The Dark Side of Being Self-Employed
Thread poster: Rod Anderson

Rod Anderson  Identity Verified
Japan
Local time: 12:19
Japanese to English
Apr 24, 2011

A good article for aspiring freelancers from a freelance writer.

http://personaldividends.com/money/miranda/the-dark-side-of-being-self-employed

[Edited at 2011-04-24 13:40 GMT]


 

Fátima Aparecida de Oliveira Abbate

Local time: 00:19
English to Portuguese
+ ...
"The other side of the coin" Apr 24, 2011

The article is really good, and I totally agree with its author. On the other hand, there is the other side of the coin: a steady job.
I work both as a freelance translator and as a professor in a big private university. Despite having a fixed salary at the university, I have a huge load of work to do at home: essay gradings, class preparation, presentations, which I don't get paid for.




Rod Anderson wrote:

A good article for aspiring freelancers from a freelance writer.

http://personaldividends.com/money/miranda/the-dark-side-of-being-self-employed

[Edited at 2011-04-24 13:40 GMT]


 

Krzysztof Kajetanowicz (X)  Identity Verified
Poland
Local time: 05:19
English to Polish
+ ...
always makes me wonder Apr 25, 2011

Fátima Aparecida de Oliveira Abbate wrote:

I work both as a freelance translator and as a professor in a big private university. Despite having a fixed salary at the university, I have a huge load of work to do at home: essay gradings, class preparation, presentations, which I don't get paid for.


I know this goes a tad off-topic, but if you think essay gradings and such aren't paid for, why do you do them? I mean, I'm not paid for turning on my computer or e-mailing clients either.


 

Cathy Flick  Identity Verified
Local time: 23:19
Member (2003)
Russian to English
+ ...
Always convert salary to "per hour" ... Apr 25, 2011

[quote]Fátima Aparecida de Oliveira Abbate wrote:
I work both as a freelance translator and as a professor in a big private university. Despite having a fixed salary at the university, I have a huge load of work to do at home: essay gradings, class preparation, presentations, which I don't get paid for.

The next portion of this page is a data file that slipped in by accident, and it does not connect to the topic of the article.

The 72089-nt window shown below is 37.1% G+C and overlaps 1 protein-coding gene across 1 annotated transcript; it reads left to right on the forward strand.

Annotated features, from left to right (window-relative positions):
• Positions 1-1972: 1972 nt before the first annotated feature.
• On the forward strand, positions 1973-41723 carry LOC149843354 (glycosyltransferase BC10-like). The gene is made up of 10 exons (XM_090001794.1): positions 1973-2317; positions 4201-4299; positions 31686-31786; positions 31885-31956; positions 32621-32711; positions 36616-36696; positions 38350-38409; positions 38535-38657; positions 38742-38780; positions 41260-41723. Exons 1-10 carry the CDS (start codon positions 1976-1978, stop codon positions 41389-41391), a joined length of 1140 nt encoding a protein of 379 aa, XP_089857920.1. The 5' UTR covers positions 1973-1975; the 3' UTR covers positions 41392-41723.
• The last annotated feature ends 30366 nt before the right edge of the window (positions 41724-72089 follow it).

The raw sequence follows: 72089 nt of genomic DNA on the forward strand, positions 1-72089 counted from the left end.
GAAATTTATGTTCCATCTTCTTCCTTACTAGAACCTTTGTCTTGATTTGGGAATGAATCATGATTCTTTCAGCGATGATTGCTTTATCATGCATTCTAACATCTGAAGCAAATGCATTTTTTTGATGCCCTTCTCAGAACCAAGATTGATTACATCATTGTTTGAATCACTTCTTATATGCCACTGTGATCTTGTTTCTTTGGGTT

[quote]

Oh, you're "paid for" all the work at home... You just haven't realized yet how little you make per hour!!!

I taught at a college for 3 years in a physics department. I didn't think in terms of $/hour myself then, although it seemed as though I was working all the time - even more than in grad school. The average hours per week for college professors in the USA is 60 to 80 hours, and that was quite accurate.

When I quit teaching to do freelance translation, I became much more aware of my time spent vs. my income. I always have kept track of how many hours I spend on all aspects of translation jobs, from initial negotiations through submitting the invoice. I also keep track of other aspects (or try...) such as marketing my services, bidding on jobs, etc. although I don't keep track of all the other things that occupy my day such as dealing with computer problems, purchasing decisions, learning new software, etc. etc. etc. (This is why I say we don't save any time overall in the computer age - we just work differently, and much of our time is spent on non-translation tasks that didn't exist back when I did my translations on a manual typewriter, even though I needed to completely retype them after doing the terminology research and revising.)